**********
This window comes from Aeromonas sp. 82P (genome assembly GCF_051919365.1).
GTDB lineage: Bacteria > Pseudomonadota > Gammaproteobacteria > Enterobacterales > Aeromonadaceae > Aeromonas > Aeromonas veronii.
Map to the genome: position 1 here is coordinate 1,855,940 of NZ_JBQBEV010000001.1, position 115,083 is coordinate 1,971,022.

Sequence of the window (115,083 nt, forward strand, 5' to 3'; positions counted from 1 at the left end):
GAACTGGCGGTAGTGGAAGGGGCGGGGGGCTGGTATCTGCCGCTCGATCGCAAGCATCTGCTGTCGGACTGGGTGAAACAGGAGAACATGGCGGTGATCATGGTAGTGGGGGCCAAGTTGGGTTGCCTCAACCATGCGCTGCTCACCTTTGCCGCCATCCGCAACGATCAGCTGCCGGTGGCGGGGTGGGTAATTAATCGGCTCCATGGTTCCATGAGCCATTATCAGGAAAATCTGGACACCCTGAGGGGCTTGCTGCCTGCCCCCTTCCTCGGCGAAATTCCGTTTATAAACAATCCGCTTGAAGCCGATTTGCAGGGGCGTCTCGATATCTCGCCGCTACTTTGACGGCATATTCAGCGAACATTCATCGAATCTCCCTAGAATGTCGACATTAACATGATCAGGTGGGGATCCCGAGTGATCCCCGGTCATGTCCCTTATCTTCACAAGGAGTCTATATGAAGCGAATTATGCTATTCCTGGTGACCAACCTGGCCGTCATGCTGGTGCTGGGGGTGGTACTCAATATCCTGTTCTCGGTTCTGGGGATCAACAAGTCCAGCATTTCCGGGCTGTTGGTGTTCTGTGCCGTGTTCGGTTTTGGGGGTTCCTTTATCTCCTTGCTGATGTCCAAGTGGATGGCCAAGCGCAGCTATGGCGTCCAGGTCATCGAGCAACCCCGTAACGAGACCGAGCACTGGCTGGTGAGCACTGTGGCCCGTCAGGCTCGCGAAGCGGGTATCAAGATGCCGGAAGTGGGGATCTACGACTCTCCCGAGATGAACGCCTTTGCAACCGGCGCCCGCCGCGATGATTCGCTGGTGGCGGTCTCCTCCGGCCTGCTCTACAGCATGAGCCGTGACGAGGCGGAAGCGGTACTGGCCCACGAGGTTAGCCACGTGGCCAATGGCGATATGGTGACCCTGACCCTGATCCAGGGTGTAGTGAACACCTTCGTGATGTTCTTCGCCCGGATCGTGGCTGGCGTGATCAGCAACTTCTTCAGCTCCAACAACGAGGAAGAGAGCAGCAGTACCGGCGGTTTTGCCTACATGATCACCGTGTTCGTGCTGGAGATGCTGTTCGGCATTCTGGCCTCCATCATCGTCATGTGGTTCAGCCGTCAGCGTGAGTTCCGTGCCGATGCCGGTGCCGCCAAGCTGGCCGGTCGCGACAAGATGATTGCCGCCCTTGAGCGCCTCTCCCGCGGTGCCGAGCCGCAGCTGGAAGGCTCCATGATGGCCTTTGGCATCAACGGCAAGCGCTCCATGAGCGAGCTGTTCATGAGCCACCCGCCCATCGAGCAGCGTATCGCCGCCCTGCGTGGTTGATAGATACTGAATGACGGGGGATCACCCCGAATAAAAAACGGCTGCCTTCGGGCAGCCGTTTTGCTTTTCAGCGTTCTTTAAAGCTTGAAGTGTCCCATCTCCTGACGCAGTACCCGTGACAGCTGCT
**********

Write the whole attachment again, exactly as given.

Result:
This window comes from Aeromonas sp. 82P (genome assembly GCF_051919365.1).
GTDB lineage: Bacteria > Pseudomonadota > Gammaproteobacteria > Enterobacterales > Aeromonadaceae > Aeromonas > Aeromonas veronii.
Map to the genome: position 1 here is coordinate 1,855,940 of NZ_JBQBEV010000001.1, position 115,083 is coordinate 1,971,022.

Sequence of the window (115,083 nt, forward strand, 5' to 3'; positions counted from 1 at the left end):
GAACTGGCGGTAGTGGAAGGGGCGGGGGGCTGGTATCTGCCGCTCGATCGCAAGCATCTGCTGTCGGACTGGGTGAAACAGGAGAACATGGCGGTGATCATGGTAGTGGGGGCCAAGTTGGGTTGCCTCAACCATGCGCTGCTCACCTTTGCCGCCATCCGCAACGATCAGCTGCCGGTGGCGGGGTGGGTAATTAATCGGCTCCATGGTTCCATGAGCCATTATCAGGAAAATCTGGACACCCTGAGGGGCTTGCTGCCTGCCCCCTTCCTCGGCGAAATTCCGTTTATAAACAATCCGCTTGAAGCCGATTTGCAGGGGCGTCTCGATATCTCGCCGCTACTTTGACGGCATATTCAGCGAACATTCATCGAATCTCCCTAGAATGTCGACATTAACATGATCAGGTGGGGATCCCGAGTGATCCCCGGTCATGTCCCTTATCTTCACAAGGAGTCTATATGAAGCGAATTATGCTATTCCTGGTGACCAACCTGGCCGTCATGCTGGTGCTGGGGGTGGTACTCAATATCCTGTTCTCGGTTCTGGGGATCAACAAGTCCAGCATTTCCGGGCTGTTGGTGTTCTGTGCCGTGTTCGGTTTTGGGGGTTCCTTTATCTCCTTGCTGATGTCCAAGTGGATGGCCAAGCGCAGCTATGGCGTCCAGGTCATCGAGCAACCCCGTAACGAGACCGAGCACTGGCTGGTGAGCACTGTGGCCCGTCAGGCTCGCGAAGCGGGTATCAAGATGCCGGAAGTGGGGATCTACGACTCTCCCGAGATGAACGCCTTTGCAACCGGCGCCCGCCGCGATGATTCGCTGGTGGCGGTCTCCTCCGGCCTGCTCTACAGCATGAGCCGTGACGAGGCGGAAGCGGTACTGGCCCACGAGGTTAGCCACGTGGCCAATGGCGATATGGTGACCCTGACCCTGATCCAGGGTGTAGTGAACACCTTCGTGATGTTCTTCGCCCGGATCGTGGCTGGCGTGATCAGCAACTTCTTCAGCTCCAACAACGAGGAAGAGAGCAGCAGTACCGGCGGTTTTGCCTACATGATCACCGTGTTCGTGCTGGAGATGCTGTTCGGCATTCTGGCCTCCATCATCGTCATGTGGTTCAGCCGTCAGCGTGAGTTCCGTGCCGATGCCGGTGCCGCCAAGCTGGCCGGTCGCGACAAGATGATTGCCGCCCTTGAGCGCCTCTCCCGCGGTGCCGAGCCGCAGCTGGAAGGCTCCATGATGGCCTTTGGCATCAACGGCAAGCGCTCCATGAGCGAGCTGTTCATGAGCCACCCGCCCATCGAGCAGCGTATCGCCGCCCTGCGTGGTTGATAGATACTGAATGACGGGGGATCACCCCGAATAAAAAACGGCTGCCTTCGGGCAGCCGTTTTGCTTTTCAGCGTTCTTTAAAGCTTGAAGTGTCCCATCTCCTGACGCAGTACCCGTGACAGCTGCT